With the implementation of General Data Protection Regulations (GDPR), email marketers face challenges and responsibilities when it comes to handling personal information.
This guide explores the impact of GDPR rules on email marketing and provides insights into how businesses can adapt their strategies to comply with these email marketing regulations, while maintaining effective communication with their subscribers.
To comprehend the implications of GDPR on email marketing, it is crucial to have a clear understanding of the regulation itself. GDPR is a set of privacy laws in the EU which regulate the collection and processing of data. It protects individuals from wrongful use of their data, unnecessary data collection, personal data breaches and biassed algorithms.
Who needs to comply with GDPR?
Since 2018, every organisation in the European Union is legally required to follow these regulations. And email marketers have to assess their data collection and update their strategy to align with GDPR’s principles.
Collecting personal data
When collecting personal data, marketers need to ensure that they have a genuine reason for gathering the data in the first place and that they’re not withholding information about the reasons for collecting the data. Transparency is essential – users have a right to know what data you hold on them and why, so the information should be within the data collection form so it’s easy to access. Businesses need to take responsibility for ensuring that data is updated regularly, and that incorrect data is removed from the system.
Data is only allowed to be stored for a set period of time under GDPR, and if the goal you needed the data for has been achieved, you have to delete the information from your database. Businesses have to act with integrity and maintain confidentiality with the data they hold.
Email marketing best practices under GDPR
Use a reliable email service provider
Much of the work will be carried out for you if you’re using a dependable email marketing service provider. A reliable service will collect proof of consent, provide GDPR-compliant forms and keep your email list up to date, among other features.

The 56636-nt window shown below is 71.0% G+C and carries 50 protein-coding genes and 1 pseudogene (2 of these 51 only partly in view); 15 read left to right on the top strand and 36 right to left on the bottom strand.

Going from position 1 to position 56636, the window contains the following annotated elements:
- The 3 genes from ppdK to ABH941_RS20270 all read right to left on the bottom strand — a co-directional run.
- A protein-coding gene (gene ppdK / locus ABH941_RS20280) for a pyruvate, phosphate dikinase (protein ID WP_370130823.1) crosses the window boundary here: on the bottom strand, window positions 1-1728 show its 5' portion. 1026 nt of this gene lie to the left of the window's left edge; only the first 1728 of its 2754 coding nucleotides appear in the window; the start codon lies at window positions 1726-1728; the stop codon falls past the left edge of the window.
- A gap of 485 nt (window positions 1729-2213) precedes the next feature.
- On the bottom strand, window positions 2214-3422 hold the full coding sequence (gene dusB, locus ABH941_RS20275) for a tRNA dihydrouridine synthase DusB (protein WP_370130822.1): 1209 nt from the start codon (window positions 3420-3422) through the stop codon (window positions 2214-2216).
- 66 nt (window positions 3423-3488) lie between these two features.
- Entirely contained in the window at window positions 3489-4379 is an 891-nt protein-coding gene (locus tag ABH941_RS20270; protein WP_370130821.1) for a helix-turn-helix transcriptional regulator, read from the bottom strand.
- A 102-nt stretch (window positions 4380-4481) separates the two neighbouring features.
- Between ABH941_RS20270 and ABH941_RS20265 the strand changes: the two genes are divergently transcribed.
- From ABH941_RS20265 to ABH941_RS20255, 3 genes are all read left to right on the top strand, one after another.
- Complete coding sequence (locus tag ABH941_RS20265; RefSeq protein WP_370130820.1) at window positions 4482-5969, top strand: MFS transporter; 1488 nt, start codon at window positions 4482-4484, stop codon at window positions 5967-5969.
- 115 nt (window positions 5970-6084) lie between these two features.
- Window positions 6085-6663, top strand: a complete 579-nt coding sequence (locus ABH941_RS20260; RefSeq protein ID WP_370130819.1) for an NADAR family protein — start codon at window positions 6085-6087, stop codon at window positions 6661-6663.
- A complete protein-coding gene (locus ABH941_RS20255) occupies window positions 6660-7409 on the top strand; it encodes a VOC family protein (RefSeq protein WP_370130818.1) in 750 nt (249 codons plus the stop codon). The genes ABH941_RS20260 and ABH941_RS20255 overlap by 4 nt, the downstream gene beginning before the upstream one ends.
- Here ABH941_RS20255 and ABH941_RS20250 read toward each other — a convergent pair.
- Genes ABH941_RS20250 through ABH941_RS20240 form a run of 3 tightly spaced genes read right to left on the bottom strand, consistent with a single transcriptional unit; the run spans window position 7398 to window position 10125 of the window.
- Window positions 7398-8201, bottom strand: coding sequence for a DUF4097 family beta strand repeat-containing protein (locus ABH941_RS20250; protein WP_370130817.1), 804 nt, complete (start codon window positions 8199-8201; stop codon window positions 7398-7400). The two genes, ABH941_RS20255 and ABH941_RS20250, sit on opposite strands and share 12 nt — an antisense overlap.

Always get consent
GDPR-compliant subscription forms are critical to any email marketing strategy. If you’re gathering personal data from users, you need to provide context as to why you need the data and what it will be used for. As an extra precaution, mark it as a required field so you know users have read it.
Have a clear privacy note
If there’s no GDPR declaration provided by your service provider, you need to create one. This declares your business’ commitment to the regulations, explaining the type of data you collect, the methods of processing information, reasons why the data is collected and your email retention policy. Include a link to your privacy statement near the consent checkbox so users can read it easily if they want to.
Let users opt out easily
Your subscribers have the right to request data updates and these requests have to be fulfilled within 30 business days. In email marketing terms, this means you need to make it easy and convenient for users to opt-out if they choose to, or reconfigure their subscription preferences. An unsubscribe link should be included at the footer of every email newsletter you send out.
Keep your promises
If you’re requesting data for a specific newsletter, don’t try sending people something else as well. It’s frustrating to users – and it’s against the law. What’s more, there’s a high chance users will start to mark your messages as spam if they’re receiving something they didn’t ask for, which is detrimental to your email marketing strategy.
Regularly audit your mailing list
Keep your email list clean by automatically disabling contacts who request to unsubscribe and set up rules to disable disengaged email addresses, or segment based on their interactions.
Use a double-opt in subscription
Double-opt in subscriptions aren’t essential under GDPR but provide a good way to ensure that your email list stays clean. Plus, double-opt ins act as additional proof of consent. Double-opt ins require users to confirm their subscription by verifying their email address, and they’re simple to set up.
💡For more information, check out this guide: how to build an opt-in email campaign.
Keep processing records
To stay accountable, keep accurate records of your data processing activities, including proof of consent, information on any third parties involved and anything else that might prove as evidence of your GDPR compliance.
GDPR has undoubtedly had a significant impact on email marketing practices. Non-compliance with these regulations can lead to severe consequences for businesses, including significant financial penalties. However, by understanding the regulation’s requirements and implementing necessary changes, businesses can continue to engage with their subscribers while respecting their privacy rights.